Genetic Lies

 Posted by on 30 August 2005 at 7:35 am  Uncategorized
Aug 302005

Virginia Postrel recent posted an interesting bit on parents concealing their use of donated eggs from their resulting children, including its ramifications for political debates about paying egg donors.

Somewhat to my surprise, I’m fairly sympathetic to such concealment, so long as it doesn’t involve any active deception. In general, I regard the modern concern for “biological parents” as bordering on deterministic obsession. Sure, it’s nice to know the source of your physical characteristics. (Personally, I’m blessed with my mother’s crooked fingers and my father’s bad feet. Paul often informs me that if he had known about these substantial defects earlier, he never would have married me!) And it’s sometimes helpful to know your family’s medical history. Yet those considerations hardly explain all the fuss over genetic parents.

In particular, I’m baffled by adopted children who desperately pursue their genetic parents. They often do so against the explicit wishes of those genetic parents. Or they claim to love and respect the real parents who chose to raise them, yet end up calling their genetic parents “Mom” and “Dad.” Such people often don’t seem to regard the real parents who raised them as their real parents. I even remember one person — someone I barely knew — blurting out that she was adopted when she mentioned her parents in the course of casual conversation. It was unnerving.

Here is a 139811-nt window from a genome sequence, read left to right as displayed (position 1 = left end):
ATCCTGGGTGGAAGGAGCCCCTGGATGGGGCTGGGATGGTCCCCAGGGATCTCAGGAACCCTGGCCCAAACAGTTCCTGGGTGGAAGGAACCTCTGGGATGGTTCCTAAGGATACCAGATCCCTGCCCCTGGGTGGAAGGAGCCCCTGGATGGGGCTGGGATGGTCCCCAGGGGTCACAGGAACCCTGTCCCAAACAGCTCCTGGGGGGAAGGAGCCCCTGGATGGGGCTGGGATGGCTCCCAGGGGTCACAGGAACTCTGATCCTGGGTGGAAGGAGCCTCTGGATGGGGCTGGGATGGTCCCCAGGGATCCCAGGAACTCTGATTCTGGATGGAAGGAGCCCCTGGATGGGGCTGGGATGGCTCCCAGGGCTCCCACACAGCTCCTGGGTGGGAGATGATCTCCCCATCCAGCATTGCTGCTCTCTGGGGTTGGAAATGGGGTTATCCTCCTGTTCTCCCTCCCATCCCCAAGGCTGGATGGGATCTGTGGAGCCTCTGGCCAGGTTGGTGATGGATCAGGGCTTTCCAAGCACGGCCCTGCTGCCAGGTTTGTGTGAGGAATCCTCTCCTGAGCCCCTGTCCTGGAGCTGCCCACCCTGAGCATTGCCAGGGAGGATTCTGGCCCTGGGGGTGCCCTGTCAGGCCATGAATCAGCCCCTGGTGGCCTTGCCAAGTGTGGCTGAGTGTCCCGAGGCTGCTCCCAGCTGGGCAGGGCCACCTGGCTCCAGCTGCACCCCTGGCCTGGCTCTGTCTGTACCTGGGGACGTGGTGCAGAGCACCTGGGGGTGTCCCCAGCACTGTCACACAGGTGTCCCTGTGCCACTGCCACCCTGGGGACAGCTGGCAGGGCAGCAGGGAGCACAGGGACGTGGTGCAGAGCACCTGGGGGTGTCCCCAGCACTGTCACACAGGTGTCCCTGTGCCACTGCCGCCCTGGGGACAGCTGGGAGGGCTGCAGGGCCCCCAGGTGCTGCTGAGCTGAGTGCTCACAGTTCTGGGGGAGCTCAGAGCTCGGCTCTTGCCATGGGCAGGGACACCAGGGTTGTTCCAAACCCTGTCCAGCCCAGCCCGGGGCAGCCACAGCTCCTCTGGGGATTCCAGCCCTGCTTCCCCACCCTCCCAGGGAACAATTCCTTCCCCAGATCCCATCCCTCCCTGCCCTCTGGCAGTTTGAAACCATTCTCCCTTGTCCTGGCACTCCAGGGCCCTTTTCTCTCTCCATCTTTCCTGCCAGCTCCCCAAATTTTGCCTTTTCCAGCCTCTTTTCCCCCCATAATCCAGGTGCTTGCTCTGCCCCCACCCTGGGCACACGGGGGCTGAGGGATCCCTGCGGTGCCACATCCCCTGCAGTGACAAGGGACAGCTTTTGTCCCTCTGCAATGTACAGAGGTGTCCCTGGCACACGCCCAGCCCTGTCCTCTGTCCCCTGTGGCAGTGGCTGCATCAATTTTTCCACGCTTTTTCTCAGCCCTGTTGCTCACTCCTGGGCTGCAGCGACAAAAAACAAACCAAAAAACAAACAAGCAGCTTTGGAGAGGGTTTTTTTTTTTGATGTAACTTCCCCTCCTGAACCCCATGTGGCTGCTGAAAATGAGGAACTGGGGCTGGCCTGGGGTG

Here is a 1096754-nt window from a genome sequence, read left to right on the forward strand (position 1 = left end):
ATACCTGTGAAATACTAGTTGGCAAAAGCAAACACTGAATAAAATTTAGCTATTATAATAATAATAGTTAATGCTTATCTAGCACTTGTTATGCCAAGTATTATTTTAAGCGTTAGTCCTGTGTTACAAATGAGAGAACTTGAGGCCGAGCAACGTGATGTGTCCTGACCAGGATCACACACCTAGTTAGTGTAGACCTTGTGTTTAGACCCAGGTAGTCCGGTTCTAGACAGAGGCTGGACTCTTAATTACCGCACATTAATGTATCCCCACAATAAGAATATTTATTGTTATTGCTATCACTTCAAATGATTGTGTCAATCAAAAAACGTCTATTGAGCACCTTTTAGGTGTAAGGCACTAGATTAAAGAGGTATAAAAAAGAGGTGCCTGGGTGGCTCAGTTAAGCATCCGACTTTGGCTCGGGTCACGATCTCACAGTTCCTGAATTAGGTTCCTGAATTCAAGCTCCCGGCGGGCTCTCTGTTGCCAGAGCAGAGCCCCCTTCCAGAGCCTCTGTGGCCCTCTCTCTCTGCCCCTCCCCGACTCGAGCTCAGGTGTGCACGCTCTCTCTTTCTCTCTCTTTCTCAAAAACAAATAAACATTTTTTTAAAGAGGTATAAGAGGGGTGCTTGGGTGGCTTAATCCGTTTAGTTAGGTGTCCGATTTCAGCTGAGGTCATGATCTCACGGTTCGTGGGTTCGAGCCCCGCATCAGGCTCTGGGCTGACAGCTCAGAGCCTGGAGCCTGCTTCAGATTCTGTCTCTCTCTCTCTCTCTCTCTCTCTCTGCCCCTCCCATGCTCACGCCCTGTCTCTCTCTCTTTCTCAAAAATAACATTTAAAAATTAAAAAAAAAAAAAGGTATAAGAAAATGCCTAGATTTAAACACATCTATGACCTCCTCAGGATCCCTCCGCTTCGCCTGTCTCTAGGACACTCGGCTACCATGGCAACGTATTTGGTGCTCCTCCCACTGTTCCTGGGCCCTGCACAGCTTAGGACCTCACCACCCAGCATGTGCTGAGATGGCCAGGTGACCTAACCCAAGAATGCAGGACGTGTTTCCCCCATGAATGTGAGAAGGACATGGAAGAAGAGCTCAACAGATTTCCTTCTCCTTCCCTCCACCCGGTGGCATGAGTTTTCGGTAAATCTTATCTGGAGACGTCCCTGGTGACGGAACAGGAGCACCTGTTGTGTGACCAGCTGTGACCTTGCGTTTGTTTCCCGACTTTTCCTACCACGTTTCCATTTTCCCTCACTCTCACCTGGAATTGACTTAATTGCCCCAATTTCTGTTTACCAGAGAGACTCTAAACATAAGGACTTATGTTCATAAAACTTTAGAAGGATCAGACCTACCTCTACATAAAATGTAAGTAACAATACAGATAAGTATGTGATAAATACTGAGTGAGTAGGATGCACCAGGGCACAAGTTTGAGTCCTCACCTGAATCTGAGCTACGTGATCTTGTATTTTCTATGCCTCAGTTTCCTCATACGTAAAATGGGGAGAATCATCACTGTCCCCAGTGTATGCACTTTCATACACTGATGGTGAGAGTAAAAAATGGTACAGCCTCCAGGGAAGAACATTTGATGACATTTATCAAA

Perhaps such people aren’t as happy with the adopted parents as they claim to be, even if not abused or neglected. They wonder whether their life would have been better with their genetic parents. Perhaps they regard themselves as fundamentally deficient due to rejection by the very people who were supposed to love and care for them. They might have been told about the adoption when too young to understand its actual meaning. Perhaps the focus on biological parents is merely a manifestation of general psychological problems like insecurity and self-doubt. Those psychological problems would surely emerge in other ways if the child wasn’t aware of the egg/sperm donation or adoption.

In any case, I don’t wish to trivialize the damage that a parent can do by lying to a child about his genetic parents. If a child notices that he looks different from his family, his parents ought to be willing to tell him why. To conceal it is to undermine a child’s trust in his parents and confidence in his own judgment. However, today’s near-obsession with genetic ancestry is probably less than healthy for all concerned.

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